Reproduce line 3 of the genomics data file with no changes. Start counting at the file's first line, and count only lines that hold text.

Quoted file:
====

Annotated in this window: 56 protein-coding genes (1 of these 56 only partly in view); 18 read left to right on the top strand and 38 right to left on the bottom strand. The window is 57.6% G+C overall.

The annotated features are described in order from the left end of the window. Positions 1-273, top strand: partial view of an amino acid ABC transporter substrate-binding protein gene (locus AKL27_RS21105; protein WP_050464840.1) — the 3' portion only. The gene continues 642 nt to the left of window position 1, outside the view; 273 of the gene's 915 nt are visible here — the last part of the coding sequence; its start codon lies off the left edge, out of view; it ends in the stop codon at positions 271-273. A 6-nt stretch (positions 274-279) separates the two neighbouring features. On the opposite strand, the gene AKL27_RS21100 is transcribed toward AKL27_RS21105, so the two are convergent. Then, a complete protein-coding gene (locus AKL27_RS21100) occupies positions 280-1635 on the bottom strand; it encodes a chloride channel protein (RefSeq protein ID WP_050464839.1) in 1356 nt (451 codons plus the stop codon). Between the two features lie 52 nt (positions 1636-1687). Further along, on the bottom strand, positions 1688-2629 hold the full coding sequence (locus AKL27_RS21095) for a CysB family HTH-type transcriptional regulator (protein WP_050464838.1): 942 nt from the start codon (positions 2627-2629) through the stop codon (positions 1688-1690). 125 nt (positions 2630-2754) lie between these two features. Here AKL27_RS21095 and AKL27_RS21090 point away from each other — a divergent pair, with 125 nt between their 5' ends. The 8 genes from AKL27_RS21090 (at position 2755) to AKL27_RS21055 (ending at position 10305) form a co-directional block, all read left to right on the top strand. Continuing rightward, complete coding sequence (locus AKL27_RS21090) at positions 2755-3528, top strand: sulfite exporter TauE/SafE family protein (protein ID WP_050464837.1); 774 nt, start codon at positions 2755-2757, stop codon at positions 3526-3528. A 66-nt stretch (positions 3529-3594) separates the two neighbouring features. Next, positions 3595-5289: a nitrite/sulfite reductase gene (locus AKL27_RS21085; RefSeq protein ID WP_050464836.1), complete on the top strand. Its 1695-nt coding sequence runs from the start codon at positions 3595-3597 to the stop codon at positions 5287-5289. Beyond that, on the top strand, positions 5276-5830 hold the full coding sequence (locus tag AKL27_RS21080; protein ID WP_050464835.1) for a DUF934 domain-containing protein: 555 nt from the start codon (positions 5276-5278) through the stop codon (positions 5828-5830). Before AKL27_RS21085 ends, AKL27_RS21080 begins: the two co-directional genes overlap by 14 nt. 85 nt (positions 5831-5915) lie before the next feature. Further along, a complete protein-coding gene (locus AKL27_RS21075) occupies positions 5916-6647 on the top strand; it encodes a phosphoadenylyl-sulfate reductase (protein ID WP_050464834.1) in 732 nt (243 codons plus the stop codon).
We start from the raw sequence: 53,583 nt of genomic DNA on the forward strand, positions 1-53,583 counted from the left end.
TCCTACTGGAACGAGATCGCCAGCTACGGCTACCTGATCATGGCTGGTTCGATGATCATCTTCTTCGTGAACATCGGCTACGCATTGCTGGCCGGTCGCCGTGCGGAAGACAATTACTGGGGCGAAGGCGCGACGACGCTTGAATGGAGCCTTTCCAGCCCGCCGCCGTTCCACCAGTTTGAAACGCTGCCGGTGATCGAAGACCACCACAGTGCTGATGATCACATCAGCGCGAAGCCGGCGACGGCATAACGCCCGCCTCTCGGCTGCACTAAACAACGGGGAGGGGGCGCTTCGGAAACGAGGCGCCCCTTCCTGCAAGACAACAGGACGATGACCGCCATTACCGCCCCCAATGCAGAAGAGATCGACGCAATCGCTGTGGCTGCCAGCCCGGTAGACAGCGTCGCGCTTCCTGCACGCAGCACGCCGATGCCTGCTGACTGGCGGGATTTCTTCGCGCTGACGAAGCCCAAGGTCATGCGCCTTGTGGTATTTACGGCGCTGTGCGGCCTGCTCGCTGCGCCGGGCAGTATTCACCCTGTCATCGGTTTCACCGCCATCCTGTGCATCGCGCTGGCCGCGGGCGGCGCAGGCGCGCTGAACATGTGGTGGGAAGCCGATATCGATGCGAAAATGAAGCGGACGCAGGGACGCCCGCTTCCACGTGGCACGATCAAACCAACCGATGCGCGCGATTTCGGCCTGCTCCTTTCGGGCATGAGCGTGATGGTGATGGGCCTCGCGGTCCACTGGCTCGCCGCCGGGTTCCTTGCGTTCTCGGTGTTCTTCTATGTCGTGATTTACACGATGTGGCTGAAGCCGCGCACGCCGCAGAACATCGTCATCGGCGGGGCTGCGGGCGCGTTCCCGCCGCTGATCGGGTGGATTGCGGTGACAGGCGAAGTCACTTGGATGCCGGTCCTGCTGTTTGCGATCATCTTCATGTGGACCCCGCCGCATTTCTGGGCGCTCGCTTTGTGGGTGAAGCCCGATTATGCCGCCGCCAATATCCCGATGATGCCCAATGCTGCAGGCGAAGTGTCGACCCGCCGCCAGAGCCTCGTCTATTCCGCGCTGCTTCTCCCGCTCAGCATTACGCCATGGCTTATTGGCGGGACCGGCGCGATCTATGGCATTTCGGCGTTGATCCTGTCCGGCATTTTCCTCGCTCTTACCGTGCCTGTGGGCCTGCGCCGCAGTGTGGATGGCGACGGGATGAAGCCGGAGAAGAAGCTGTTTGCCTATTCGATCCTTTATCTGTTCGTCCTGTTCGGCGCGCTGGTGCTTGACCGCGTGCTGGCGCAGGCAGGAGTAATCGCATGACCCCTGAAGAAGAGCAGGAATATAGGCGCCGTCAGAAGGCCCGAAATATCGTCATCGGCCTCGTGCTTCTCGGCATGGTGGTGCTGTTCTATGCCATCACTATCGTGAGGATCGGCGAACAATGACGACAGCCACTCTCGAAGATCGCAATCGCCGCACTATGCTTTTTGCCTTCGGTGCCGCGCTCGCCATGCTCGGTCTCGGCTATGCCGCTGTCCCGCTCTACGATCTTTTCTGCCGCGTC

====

We start from the raw sequence: 53,583 nt of genomic DNA on the forward strand, positions 1-53,583 counted from the left end.